ProShares Ultra Gold ETF Traces Back To 2022 Highs. Will It Overrun This Boundary?

Supported by the Banking Sector crisis, which saw investors fret over risk assets, safe-haven demand surged and drove the ProShares Ultra Gold ETF (NYSE Arca: UGL) just short of its 2022 highs. Investors piled into the yellow metal’s futures contracts to safeguard their investments from the selloff in risk assets such as equities and commodities.

With the banking sector mainly in the rear-view mirror now, investors will focus on the broader economic environment to determine whether demand for Gold Futures, which the UGL tracks, will continue its stern upside momentum.


The ProShares Ultra Gold ETF had been in a broader downtrend since the second quarter of 2020, trading within a descending channel pattern. Support and resistance were established at the $44.20 and $70.42 levels, respectively.

On the daily chart, below, the ProShares Ultra Gold ETF, shifted into an uptrend after price broke above its 100-day moving average. Following the rejection of the level, the $53.59 level forms an intermediate support level, which coincides with the 100-day moving average and 50% Fibonacci Retracement level, adding confluence to the zone.

If bullish investors commit to the upside, the UGL could extend its uptrend with the $70.42 level likely designated as a level of interest in a bull case. This move could be validated by upside price action matched with high volumes, signalling the presence of bullish momentum.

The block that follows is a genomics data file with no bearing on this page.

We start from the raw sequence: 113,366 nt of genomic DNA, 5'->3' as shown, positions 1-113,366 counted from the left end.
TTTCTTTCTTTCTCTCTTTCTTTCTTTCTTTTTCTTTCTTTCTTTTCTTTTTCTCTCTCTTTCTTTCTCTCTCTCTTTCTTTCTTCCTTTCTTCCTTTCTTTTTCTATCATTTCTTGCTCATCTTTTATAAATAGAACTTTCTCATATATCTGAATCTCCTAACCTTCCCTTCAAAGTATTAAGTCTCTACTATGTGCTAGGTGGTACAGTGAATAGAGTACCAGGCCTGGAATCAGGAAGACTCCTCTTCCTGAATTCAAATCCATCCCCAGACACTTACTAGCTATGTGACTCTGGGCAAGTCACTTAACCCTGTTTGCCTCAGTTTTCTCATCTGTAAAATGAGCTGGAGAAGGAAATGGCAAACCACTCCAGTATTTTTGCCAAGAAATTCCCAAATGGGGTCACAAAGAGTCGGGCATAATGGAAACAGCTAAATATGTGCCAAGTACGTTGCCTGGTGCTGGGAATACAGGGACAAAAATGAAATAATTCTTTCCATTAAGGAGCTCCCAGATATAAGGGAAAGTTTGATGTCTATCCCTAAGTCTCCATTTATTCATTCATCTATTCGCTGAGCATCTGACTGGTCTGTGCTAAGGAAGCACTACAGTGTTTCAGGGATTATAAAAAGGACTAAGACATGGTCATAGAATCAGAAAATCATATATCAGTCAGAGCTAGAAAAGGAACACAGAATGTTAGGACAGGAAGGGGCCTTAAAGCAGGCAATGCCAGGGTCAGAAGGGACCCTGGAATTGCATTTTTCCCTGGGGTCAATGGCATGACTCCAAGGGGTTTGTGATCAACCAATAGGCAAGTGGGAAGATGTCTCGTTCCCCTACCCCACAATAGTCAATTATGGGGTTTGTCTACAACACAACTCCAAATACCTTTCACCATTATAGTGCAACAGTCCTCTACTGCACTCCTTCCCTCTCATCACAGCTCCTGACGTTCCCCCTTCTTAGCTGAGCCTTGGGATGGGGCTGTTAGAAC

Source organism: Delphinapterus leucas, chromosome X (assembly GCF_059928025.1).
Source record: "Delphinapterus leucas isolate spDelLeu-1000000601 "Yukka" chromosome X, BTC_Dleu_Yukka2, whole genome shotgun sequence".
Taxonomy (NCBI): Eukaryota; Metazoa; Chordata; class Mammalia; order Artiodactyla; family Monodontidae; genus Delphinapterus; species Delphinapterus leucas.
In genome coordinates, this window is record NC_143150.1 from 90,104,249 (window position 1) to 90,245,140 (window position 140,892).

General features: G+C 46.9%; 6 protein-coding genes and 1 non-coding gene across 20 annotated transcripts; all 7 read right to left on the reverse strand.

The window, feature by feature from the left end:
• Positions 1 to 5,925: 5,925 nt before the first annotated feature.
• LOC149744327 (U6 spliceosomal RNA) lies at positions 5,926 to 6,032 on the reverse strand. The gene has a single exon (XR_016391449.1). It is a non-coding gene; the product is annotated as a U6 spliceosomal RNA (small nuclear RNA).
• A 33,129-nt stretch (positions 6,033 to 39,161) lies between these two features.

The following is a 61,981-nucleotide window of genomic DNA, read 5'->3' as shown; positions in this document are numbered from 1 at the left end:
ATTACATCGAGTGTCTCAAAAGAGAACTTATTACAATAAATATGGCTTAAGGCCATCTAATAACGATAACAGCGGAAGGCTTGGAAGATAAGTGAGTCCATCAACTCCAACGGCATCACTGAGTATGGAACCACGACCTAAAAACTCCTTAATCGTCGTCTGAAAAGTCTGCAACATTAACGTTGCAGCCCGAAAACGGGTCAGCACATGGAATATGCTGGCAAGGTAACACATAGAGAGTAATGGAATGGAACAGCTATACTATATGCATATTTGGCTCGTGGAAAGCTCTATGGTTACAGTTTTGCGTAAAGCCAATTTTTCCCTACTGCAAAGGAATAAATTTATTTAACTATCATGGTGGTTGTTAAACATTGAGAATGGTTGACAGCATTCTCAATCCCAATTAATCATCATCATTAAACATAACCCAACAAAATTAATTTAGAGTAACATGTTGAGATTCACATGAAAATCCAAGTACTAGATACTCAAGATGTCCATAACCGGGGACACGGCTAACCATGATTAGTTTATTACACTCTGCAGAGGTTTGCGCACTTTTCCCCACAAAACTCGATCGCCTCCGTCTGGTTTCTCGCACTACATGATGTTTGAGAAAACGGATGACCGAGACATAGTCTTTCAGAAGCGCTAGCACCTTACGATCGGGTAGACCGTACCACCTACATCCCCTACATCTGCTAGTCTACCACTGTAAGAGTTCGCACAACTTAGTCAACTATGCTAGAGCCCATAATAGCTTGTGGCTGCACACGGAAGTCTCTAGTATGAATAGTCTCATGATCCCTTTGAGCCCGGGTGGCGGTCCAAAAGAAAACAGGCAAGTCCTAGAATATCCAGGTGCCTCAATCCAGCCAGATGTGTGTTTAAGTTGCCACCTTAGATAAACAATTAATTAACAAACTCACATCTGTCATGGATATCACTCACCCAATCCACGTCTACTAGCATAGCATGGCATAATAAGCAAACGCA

Alternatively, price action could reverse if bearish investors participate in the market to increase upside friction. If the UGL reverses, bullish investors could buy into the ETF if the price approaches the 100-day moving average or support at the $53.59 level. Buying could be validated by the price approaching the aforementioned levels on declining volume, signalling bearish momentum dying out.


The primary fundamental factors to consider when looking to buy into assets with gold as its underlying value are inflation, interest rates, and the strength of the greenback. When inflation rises, particularly in the monetary hegemony of the U.S., the Federal Reserve fights rising prices by raising interest rates to slow the economy and consumer spending. The result is investors look to place their funds in higher-yielding assets, such as the U.S. Treasury Bonds and the greenback, at the expense of other assets, including gold.

Therefore, gold prices and interest rates have an inverse relationship. Gold shines during periods of lower interest rates or recessionary periods as investors look to the precious metal as a safe-haven investment, which can preserve the value of their wealth. As depicted below, when interest rates are on the downturn, the UGL picks up steam and vice versa.

The 2006 to 2008 and 2018 to 2019 periods saw Fed funds decline significantly, leading to the UGL gaining 174% and 80%, respectively, as a result. Of late, the UGL has been slightly depressed due to the high inflation and interest rate environment, which has seen the greenback shine.


With interest rates globally elevated to fight off stubborn inflation, the UGL will likely remain subdued in the short to medium term. However, the UGL could be boosted by a tapering off of interest rates or safe-haven demand bred by risk contagion. Bullish investors will probably be better placed to buy into the ETF at a discounted price, making the $53.59 level a feasible price for long entries.

Sources: Federal Reserve, Bloomberg, World Gold Council, TradingView